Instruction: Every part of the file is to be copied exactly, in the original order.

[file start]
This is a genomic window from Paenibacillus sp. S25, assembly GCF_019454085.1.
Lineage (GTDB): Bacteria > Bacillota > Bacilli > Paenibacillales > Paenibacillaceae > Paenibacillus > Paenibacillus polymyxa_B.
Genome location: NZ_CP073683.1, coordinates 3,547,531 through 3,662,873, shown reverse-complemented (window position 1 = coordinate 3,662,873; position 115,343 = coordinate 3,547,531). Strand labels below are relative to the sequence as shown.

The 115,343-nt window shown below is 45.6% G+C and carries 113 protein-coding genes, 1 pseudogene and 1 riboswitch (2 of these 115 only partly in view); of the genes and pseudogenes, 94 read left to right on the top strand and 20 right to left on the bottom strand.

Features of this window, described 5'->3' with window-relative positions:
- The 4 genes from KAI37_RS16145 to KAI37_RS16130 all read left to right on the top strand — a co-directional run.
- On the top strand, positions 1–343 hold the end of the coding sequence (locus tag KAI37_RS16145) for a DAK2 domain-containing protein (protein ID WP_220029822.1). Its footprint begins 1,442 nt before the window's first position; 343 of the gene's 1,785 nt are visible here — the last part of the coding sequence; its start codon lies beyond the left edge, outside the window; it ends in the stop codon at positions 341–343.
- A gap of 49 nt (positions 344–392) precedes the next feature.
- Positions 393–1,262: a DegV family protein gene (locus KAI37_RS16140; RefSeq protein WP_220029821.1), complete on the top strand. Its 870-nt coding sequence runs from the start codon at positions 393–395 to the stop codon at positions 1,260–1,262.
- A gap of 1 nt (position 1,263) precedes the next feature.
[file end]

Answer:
This is a genomic window from Paenibacillus sp. S25, assembly GCF_019454085.1.
Lineage (GTDB): Bacteria > Bacillota > Bacilli > Paenibacillales > Paenibacillaceae > Paenibacillus > Paenibacillus polymyxa_B.
Genome location: NZ_CP073683.1, coordinates 3,547,531 through 3,662,873, shown reverse-complemented (window position 1 = coordinate 3,662,873; position 115,343 = coordinate 3,547,531). Strand labels below are relative to the sequence as shown.

The 115,343-nt window shown below is 45.6% G+C and carries 113 protein-coding genes, 1 pseudogene and 1 riboswitch (2 of these 115 only partly in view); of the genes and pseudogenes, 94 read left to right on the top strand and 20 right to left on the bottom strand.

Features of this window, described 5'->3' with window-relative positions:
- The 4 genes from KAI37_RS16145 to KAI37_RS16130 all read left to right on the top strand — a co-directional run.
- On the top strand, positions 1–343 hold the end of the coding sequence (locus tag KAI37_RS16145) for a DAK2 domain-containing protein (protein ID WP_220029822.1). Its footprint begins 1,442 nt before the window's first position; 343 of the gene's 1,785 nt are visible here — the last part of the coding sequence; its start codon lies beyond the left edge, outside the window; it ends in the stop codon at positions 341–343.
- A gap of 49 nt (positions 344–392) precedes the next feature.
- Positions 393–1,262: a DegV family protein gene (locus KAI37_RS16140; RefSeq protein WP_220029821.1), complete on the top strand. Its 870-nt coding sequence runs from the start codon at positions 393–395 to the stop codon at positions 1,260–1,262.
- A gap of 1 nt (position 1,263) precedes the next feature.